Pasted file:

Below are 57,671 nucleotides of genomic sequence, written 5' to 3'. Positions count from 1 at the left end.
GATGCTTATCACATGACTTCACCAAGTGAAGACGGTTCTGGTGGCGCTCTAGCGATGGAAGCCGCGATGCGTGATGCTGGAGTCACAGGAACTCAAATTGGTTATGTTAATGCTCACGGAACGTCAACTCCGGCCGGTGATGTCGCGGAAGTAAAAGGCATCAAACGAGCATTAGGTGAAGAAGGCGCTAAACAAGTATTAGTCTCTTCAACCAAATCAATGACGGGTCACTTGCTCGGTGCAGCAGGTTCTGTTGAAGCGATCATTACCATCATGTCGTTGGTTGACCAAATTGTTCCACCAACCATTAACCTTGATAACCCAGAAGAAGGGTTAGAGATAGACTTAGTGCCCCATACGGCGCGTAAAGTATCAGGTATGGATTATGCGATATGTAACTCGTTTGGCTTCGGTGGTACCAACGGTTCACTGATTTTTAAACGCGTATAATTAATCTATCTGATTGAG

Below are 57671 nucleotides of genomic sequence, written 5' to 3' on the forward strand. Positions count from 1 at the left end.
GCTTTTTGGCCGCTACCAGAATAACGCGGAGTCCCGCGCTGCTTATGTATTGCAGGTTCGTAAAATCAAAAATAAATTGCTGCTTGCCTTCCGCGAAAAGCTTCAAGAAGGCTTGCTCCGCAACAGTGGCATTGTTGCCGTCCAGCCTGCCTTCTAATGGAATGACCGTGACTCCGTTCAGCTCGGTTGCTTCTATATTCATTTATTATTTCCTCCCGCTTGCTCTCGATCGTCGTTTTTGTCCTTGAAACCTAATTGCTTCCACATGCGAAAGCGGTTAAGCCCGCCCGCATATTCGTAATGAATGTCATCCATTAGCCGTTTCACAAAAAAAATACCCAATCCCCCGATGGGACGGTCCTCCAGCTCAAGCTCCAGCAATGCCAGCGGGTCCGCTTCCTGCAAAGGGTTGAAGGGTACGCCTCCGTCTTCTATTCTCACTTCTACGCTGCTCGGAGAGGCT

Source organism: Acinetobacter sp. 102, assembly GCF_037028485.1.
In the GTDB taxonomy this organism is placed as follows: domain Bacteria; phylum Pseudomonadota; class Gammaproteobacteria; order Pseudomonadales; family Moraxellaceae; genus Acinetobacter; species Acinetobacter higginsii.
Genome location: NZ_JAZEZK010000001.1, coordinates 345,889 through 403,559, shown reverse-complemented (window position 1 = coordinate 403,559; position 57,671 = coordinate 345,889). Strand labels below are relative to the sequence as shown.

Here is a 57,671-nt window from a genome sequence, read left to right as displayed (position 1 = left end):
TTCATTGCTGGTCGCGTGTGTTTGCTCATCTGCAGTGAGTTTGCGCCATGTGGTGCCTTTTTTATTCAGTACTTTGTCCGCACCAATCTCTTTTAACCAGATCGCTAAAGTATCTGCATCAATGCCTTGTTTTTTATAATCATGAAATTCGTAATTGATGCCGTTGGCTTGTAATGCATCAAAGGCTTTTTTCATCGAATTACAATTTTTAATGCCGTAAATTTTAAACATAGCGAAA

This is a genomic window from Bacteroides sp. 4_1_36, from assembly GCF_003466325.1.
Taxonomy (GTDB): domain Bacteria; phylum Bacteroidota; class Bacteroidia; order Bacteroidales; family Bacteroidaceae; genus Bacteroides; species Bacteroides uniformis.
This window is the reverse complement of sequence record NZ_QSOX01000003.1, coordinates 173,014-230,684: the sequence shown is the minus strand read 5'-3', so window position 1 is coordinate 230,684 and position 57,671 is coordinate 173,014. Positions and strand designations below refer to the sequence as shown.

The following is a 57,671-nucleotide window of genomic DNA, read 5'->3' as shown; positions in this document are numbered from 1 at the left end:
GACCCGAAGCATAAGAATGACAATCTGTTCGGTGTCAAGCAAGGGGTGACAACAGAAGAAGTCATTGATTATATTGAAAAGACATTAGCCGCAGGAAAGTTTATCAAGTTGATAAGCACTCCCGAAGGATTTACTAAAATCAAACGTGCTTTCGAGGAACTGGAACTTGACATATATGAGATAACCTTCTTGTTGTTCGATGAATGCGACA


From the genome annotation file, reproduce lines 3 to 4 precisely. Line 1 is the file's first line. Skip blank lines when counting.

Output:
Below are 57671 nucleotides of genomic sequence, written 5' to 3' on the forward strand. Positions count from 1 at the left end.
GCTTTTTGGCCGCTACCAGAATAACGCGGAGTCCCGCGCTGCTTATGTATTGCAGGTTCGTAAAATCAAAAATAAATTGCTGCTTGCCTTCCGCGAAAAGCTTCAAGAAGGCTTGCTCCGCAACAGTGGCATTGTTGCCGTCCAGCCTGCCTTCTAATGGAATGACCGTGACTCCGTTCAGCTCGGTTGCTTCTATATTCATTTATTATTTCCTCCCGCTTGCTCTCGATCGTCGTTTTTGTCCTTGAAACCTAATTGCTTCCACATGCGAAAGCGGTTAAGCCCGCCCGCATATTCGTAATGAATGTCATCCATTAGCCGTTTCACAAAAAAAATACCCAATCCCCCGATGGGACGGTCCTCCAGCTCAAGCTCCAGCAATGCCAGCGGGTCCGCTTCCTGCAAAGGGTTGAAGGGTACGCCTCCGTCTTCTATTCTCACTTCTACGCTGCTCGGAGAGGCT